Visual Conversations with Cosmic Silence is an ongoing exhibition by MA NoVA students at NODE Gallery. The show runs till the 27th of October, 2017. All the works presented in the exhibition have varied media and techniques. What they have in common is an investigative approach to visual conversations. Some are breaking away from traditions of visual representations and others try to visualize the invisible. Having contributors from different professional, educational and cultural backgrounds; Interculturalism is a recurring theme.
“The Works” Photos by Myrto Theocharidou
A Land versus The Land artwork consists of two analogue photographs taken in Bergen, Norway in Spring 2017. This artwork explores the concepts of land and identity in terms of visual culture. How is the concept of land perceived by the spectator with or without signifiers that alter our inherent reading of the landscape? Signifiers of national identity such as the flag carries certain markers of both cultural content as well as identity or ownership. The flag as an element introduced into unharnessed nature reshapes the raw matter of rocks and vegetation into a new relationship where culturally constructed concepts of representation like customs and traditions, shared history and the imagined community of the nation state are embedded into the otherwise culturally indifferent nature.
Alexandra Stroganova (born 1990 in Moscow, Russia) is a second year Nordic Visual Studies and Art Education Master student at Aalto University. Her main interest is currently focused on such phenomena as place and space along with contemporary art, street art, creative placemaking phenomenon and art in public spaces. Photography has been her main hobby since 2007. She is a self-taught photographer, who is using different analogue cameras and films in her artistic practice.
Myrto Theocharidou has a Bachelor’s Degree in Visual and Performing Art, with directions on painting, however, painting is not her main practice she works on other expressive tools as photography, engraving, and paper-cutting installations.
Yonic conversations is an attempt at presenting female genitals in a positive perspective according to the artist’s own path of self-discovery. Each vulva is able to have a conversation with the spectator and reflect back upon her what she feels towards her own body.
Aina Bexell is a Luso-Swede human currently exploring herself through embroidery while considering the implications of how non-human objects’ agencies affect her (self).
The portraits have been created based on discussions around participant’s personal memories and stories about their Grandmothers. No visual material was presented for the artist before the pictures were finished. Included are favourite recipes from the Matriarchs, another way of breaking away from the more traditional, photographic representation of humans.
Matilda Löytty is a visual artist from Finland. Löytty started her career as an experimental mixed media painter, but she has since been involved with illustrations, environmental art and installations. Lately, in addition to her more traditional art practices, she has been involved with participatory public art and urban interventions. She is interested in cross-cultural discourses and the intersection of art and society Löytty has been exhibiting and working on artistic projects across borders in Finland, other Nordic countries and Namibia. Currently she lives and works in Helsinki, Finland.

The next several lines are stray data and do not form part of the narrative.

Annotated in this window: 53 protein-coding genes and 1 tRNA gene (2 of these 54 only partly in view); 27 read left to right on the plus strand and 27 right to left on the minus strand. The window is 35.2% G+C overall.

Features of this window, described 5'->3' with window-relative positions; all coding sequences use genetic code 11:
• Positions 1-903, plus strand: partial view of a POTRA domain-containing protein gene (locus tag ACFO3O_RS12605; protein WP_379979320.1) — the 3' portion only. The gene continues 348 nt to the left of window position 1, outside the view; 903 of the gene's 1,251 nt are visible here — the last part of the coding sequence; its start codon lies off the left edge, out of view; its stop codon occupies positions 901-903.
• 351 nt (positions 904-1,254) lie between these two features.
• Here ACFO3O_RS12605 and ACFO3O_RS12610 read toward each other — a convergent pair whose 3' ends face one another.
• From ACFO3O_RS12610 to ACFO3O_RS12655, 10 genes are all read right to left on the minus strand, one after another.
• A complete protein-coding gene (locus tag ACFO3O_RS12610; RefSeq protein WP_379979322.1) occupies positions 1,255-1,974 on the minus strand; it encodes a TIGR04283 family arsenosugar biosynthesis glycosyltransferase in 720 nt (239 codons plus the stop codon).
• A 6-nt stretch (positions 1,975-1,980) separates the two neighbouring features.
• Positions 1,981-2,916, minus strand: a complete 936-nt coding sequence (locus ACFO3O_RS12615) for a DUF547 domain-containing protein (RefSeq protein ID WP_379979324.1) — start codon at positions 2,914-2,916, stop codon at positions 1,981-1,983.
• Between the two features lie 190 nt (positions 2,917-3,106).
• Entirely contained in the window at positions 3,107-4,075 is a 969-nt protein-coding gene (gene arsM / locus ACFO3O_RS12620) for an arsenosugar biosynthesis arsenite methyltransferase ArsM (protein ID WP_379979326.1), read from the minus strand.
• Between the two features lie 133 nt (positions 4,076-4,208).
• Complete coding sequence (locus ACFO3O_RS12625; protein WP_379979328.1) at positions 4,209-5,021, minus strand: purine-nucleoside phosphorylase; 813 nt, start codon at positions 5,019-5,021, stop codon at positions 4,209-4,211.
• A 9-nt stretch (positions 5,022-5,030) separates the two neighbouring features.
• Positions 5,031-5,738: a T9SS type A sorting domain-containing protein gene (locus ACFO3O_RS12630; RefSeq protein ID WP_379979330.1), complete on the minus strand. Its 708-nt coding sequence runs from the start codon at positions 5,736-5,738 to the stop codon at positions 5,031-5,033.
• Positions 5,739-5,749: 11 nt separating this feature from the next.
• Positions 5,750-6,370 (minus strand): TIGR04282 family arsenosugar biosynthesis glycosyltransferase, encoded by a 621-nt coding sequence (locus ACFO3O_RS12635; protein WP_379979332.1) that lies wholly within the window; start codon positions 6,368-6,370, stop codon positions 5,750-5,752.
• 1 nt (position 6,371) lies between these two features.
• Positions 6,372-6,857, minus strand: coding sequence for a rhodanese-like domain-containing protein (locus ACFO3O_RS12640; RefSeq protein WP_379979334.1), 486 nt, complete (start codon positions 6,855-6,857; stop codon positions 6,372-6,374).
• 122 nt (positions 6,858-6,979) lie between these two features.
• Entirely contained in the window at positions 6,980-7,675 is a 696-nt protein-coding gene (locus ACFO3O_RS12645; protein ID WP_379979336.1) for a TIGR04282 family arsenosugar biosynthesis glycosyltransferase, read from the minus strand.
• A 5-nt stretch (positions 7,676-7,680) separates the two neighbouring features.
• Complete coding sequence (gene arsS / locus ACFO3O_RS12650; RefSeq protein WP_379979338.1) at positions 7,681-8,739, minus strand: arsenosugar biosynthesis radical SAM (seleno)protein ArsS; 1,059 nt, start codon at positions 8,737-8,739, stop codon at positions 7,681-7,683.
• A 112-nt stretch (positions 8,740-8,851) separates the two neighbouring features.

This illustration book is a dialogue about Nature / Forest between kids from Shanghai Shixi Primary School in China, and Tehtaankadun ala-aste in Finland. Forest is a very important resource both to Finland and China, which is also a pedagogy for health and sustainable education and cooperation. Maybe you will find some interesting answers from kids’ questions and discussions, like “who is the king in the forest”, and “who is taking care of the forest”. The book was publish in 2016 August.
Zhao Jie is an MA student in Aalto University, Nordic Visual Study and Art Education program, (NOVA). Before she came to Finland, Jie worked as a lecturer in Shanghai Institution of Visual Art in graphic department. Engaging classroom to society practice is her goal as a teacher. After 2012, she worked in SHTYPE design studio (www.shtype.org). Cooperations between the Nordic and China opened her way to Finland.
Transforming between texts and images, becoming in the exile, Jie’s current research is about how to embed her culture heritage, Chinese characters into art education practice in cross cultural context.
“Art, Together”, uses digitized art from the museum with the context of democracy and art. It is taken with the format of a participatory art project in Design-Based Research approach, in collaboration with The National Gallery of Denmark (SMK). Our initial design of “Art, Together – Origami ver.” alters the museum’s digitized art provided by SMK Open, with a paper handcraft activity. The design has gained positive responses from the participants throughout the focus group and playtest process, experiencing the enhancement of ownership towards art. This proved that the participatory art can enhance the belonging and togetherness that produces new cultural and social activism.